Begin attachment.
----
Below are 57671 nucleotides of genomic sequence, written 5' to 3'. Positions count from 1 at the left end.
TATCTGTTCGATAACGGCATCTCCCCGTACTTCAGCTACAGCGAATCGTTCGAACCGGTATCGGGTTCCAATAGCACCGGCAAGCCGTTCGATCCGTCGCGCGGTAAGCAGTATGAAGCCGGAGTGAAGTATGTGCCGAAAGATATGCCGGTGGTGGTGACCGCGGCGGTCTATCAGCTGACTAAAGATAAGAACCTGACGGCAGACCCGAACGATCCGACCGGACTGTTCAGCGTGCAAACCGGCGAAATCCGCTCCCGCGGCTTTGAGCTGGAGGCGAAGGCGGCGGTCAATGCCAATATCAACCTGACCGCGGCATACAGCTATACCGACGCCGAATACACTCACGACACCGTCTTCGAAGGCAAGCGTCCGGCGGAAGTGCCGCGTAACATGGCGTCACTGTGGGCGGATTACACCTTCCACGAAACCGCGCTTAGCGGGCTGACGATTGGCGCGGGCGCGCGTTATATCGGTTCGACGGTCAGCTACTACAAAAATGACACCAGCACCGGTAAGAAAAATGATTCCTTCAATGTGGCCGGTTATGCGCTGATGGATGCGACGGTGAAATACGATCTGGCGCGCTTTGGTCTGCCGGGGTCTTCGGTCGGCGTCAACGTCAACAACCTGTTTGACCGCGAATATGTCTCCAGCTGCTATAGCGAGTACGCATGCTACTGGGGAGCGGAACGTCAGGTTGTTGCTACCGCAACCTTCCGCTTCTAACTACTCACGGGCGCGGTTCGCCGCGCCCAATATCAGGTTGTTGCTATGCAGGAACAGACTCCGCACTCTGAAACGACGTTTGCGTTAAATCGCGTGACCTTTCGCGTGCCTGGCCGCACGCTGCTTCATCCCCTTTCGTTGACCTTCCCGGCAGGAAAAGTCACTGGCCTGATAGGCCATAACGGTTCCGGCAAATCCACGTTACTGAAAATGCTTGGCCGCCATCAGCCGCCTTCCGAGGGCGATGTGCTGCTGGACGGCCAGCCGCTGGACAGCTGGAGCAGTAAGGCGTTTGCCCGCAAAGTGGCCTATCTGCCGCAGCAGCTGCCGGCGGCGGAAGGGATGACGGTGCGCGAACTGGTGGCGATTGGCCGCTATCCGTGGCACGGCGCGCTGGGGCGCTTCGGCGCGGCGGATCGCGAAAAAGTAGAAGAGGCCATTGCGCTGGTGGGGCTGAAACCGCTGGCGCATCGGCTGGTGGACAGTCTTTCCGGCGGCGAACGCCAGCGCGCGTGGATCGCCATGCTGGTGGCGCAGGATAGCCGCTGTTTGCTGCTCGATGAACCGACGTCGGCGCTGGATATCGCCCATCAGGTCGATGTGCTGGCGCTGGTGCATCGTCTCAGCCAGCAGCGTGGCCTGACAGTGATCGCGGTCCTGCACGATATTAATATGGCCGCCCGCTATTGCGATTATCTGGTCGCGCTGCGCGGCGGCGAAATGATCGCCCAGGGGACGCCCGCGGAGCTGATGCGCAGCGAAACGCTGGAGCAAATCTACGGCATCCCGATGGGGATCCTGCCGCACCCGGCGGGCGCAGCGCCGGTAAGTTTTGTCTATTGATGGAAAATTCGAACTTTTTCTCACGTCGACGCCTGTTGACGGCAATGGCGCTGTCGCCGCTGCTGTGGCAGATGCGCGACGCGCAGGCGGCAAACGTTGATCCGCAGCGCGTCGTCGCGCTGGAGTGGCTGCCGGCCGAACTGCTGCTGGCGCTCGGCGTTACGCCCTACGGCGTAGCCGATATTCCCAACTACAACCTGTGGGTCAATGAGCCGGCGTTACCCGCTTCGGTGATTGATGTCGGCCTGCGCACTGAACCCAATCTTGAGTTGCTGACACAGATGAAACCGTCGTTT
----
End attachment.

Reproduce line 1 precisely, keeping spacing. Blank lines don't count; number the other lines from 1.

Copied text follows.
Below are 57671 nucleotides of genomic sequence, written 5' to 3'. Positions count from 1 at the left end.